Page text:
September 29, 2019

When Can We Be Excused For Not Doing The Right Thing?

Kevin Hattie, 26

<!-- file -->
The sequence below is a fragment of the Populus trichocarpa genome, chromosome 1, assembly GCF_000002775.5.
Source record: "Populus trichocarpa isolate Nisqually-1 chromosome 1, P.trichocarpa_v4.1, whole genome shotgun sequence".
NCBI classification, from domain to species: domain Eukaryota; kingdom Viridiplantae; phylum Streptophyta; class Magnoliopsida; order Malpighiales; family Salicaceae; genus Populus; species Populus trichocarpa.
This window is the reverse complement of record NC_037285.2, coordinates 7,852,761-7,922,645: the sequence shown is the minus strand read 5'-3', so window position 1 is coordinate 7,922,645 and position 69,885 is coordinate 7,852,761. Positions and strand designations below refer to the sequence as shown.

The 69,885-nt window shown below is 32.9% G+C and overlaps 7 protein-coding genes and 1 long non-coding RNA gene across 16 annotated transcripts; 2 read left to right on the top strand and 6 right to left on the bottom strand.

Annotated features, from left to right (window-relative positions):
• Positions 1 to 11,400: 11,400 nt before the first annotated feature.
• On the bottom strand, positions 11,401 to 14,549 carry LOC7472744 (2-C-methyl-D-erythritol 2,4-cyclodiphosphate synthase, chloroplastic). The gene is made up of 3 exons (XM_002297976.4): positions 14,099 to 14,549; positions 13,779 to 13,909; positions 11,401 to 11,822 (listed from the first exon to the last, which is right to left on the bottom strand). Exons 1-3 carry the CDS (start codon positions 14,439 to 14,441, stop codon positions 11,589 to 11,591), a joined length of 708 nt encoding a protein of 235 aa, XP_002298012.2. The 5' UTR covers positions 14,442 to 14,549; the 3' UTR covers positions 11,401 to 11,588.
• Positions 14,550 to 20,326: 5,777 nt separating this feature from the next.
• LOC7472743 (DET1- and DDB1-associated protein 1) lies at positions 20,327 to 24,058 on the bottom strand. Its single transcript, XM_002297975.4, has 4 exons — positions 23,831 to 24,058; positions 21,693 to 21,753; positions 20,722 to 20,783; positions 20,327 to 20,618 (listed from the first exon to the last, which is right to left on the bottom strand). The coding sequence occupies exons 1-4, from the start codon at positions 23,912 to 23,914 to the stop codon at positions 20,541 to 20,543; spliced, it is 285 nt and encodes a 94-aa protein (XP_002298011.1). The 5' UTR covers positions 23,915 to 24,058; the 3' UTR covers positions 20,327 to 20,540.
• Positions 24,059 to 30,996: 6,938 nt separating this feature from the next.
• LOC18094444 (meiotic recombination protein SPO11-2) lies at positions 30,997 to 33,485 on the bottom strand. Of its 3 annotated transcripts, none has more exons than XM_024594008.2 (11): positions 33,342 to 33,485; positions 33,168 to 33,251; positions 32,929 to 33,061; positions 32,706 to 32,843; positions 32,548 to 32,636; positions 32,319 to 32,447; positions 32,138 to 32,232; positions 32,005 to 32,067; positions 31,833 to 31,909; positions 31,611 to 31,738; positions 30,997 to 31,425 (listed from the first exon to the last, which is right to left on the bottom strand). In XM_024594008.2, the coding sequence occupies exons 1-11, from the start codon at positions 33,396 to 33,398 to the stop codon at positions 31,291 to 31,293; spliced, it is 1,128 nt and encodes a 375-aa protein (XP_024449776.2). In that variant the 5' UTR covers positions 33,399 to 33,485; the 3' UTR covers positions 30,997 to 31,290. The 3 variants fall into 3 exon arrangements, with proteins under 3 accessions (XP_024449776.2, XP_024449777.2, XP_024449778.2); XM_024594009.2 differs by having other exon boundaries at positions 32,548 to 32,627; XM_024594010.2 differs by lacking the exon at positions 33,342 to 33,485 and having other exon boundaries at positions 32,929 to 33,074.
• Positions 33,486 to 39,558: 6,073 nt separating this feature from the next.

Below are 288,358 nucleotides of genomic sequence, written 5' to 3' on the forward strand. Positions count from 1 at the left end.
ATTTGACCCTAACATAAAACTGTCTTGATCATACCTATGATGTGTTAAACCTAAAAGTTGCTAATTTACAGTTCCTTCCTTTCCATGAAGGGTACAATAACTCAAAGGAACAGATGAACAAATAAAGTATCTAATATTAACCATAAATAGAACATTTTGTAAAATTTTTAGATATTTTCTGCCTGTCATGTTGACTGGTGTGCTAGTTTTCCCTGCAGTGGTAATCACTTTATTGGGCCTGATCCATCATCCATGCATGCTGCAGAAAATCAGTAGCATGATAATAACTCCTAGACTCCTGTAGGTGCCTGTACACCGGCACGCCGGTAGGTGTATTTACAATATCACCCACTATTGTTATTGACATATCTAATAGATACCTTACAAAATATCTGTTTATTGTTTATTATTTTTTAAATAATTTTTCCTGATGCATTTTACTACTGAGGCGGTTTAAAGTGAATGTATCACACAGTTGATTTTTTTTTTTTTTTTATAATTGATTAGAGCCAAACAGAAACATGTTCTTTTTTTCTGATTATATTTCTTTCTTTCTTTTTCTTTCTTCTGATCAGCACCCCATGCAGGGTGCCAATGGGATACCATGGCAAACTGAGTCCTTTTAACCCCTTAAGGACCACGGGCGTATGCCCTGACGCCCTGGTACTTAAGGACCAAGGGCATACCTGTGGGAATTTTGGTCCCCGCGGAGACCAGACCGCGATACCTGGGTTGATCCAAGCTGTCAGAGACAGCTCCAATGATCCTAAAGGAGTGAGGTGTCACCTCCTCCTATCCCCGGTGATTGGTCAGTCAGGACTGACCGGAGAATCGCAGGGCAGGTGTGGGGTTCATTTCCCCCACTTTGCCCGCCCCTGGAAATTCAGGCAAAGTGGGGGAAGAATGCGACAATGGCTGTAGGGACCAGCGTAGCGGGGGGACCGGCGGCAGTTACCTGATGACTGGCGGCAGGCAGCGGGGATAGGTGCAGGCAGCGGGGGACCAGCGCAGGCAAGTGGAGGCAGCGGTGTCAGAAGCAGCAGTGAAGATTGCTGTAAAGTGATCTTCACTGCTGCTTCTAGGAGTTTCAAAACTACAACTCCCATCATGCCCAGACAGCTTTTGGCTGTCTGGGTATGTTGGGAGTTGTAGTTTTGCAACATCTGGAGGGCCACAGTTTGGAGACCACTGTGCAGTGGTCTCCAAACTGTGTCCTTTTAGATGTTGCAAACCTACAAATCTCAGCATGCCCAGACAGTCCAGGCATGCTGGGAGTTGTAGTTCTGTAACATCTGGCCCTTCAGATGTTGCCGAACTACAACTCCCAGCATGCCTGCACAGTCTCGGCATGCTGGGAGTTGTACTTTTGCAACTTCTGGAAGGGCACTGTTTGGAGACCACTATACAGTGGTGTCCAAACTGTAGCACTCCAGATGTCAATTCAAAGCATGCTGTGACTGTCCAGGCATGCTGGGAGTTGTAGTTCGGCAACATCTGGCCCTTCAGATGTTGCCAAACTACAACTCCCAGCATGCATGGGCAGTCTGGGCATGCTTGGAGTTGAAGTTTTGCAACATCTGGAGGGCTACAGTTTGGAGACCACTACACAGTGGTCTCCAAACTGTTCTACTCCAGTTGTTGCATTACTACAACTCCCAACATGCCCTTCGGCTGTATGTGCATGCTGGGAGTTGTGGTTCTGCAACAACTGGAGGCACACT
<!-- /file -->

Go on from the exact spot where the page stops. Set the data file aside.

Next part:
This collection of three very short stories explores the material problems that weigh on our moral decision making. Often when we contemplate ethics, we try to ascertain what is right and what is wrong. The problem takes on an epistemological character: how do we know what the right course of action is? Keeping the epistemological question in sight, though more in the background, I want to shift the focus onto freedom, responsibility and moral courage. In each story, there are pressures underlying the moral decision making of each character, be they institutional, economic, societal, or psychological. I believe such pressures are key in understanding why so much injustice still exists in our world today. Violence, poverty, corruption and much else persists despite an almost universal agreement that they represent moral failings. Our material circumstances often weigh more heavily on our actions than any moral ambiguity that may exist. While we must have sympathy for those who face extremely difficult decisions and not be quick to condemn their behaviour, we must consider the cost of moral paralysis. Can we ever be excused for not doing the right thing?